When they don’t get it

When they don’t get it

Recently, a family friend – not a man I see often, but someone I’ve known and respected for his intelligence and wisdom – posted THIS on my blog:

Your story makes me feel so blessed that I have never been cursed with a child’s addiction.

After my initial shock, I carried his words around for weeks, sorting out what they meant and what he meant and why I reacted so strongly.

Even in my most dire moments during the ugliest years of Jacob’s active addiction, I never felt “cursed.”  Perhaps others have.

Sadness, anxiety, depression, isolation, and shame – Oh yes, plenty of shame – but never cursed.

It made me realize and recall how common a reaction his must be.

His one-liner also held a tinge of pity. Throughout the most trying moments of living with a son with addiction, I bristled at the slightest whiff of pity.

After more than a decade of learning about addiction, of celebrating my son’s recovery, and speaking with him at countless meetings, I feel pity for those who do not understand addiction.  What’s more, they have no concept of recovery.

It must be hard for them to conceive that anything positive or life-changing might follow once recovery – if it does – begins…

Like learning tolerance – for all manner of humanhood.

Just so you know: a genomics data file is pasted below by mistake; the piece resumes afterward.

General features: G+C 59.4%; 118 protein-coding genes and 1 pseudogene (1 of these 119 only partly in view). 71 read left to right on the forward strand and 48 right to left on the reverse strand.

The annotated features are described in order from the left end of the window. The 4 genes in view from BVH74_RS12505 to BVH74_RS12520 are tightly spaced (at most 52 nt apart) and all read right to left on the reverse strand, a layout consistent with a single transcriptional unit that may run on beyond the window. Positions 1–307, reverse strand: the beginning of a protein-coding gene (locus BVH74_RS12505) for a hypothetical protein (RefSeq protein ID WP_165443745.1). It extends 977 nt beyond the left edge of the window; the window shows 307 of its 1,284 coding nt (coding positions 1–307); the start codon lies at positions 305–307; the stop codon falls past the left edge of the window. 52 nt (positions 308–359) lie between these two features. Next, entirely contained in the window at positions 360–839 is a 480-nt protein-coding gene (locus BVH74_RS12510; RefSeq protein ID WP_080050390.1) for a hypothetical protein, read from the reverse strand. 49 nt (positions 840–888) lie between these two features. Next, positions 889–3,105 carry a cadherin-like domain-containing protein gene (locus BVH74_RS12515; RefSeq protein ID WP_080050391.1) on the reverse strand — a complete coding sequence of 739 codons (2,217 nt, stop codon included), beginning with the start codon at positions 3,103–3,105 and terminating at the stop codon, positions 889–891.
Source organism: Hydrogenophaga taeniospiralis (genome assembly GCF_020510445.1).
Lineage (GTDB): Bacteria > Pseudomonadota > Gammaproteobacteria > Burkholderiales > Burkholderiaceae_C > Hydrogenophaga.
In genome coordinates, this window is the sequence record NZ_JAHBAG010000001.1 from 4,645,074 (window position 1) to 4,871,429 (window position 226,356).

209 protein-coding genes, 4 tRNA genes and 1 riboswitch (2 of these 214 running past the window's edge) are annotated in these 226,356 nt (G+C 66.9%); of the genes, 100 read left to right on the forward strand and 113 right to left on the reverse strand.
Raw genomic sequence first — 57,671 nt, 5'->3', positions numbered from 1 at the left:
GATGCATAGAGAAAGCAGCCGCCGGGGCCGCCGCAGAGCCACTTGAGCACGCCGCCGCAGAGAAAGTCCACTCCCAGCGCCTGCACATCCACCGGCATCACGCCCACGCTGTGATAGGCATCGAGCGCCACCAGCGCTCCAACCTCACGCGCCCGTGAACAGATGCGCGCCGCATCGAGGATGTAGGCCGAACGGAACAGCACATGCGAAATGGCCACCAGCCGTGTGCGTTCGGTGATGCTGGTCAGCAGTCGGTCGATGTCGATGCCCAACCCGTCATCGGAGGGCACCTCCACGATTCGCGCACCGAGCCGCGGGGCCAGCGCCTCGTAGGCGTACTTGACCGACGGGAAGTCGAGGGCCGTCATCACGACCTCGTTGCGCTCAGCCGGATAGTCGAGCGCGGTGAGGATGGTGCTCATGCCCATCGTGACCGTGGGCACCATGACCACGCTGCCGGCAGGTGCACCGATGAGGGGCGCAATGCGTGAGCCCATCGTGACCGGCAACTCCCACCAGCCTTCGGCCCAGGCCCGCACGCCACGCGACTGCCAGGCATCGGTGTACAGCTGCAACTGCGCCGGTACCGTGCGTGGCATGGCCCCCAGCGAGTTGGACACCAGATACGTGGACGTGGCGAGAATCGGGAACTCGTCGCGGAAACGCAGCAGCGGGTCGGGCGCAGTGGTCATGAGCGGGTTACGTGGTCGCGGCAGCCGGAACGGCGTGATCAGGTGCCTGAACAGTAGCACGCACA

Or empathy – for anyone suffering with a life-threatening or chronic condition.

Or learning to let go.  Accepting I cannot control anyone but myself.

And patience – for those who do not understand.

Most of all, in this time of giving thanks, there is gratitude. Today my son is healthy and whole.  So are many of his friends, and many other men and women I know with decades of sobriety. They are some of the most profound people I have ever met.

So was I cursed or blessed by my son’s addiction?

And do I feel pity?

Certainly not for me.

But maybe for those who don’t get it.


6 Replies to “When they don’t get it”

  1. Lisa, I get it. It’s helpful to clarify and tease apart implication from (perhaps) intention. Plus, I’m beginning to think everything is a blessing. We just can’t see that from here.

    1. Hah! I love that Laura…that “everything” is a blessing. You would say that.
      Always welcome your reactions – to just about “everything.”

  2. Recovery—but also reconciliation, restoration, and always hope—not pity or condescension.

  3. The stigma attached to people whose loved ones used drugs or passed away from drugs is monumental.

    1. Sherrie, thank you for saying that. The stigma even when a loved one passes away.
      Pity the ignorant.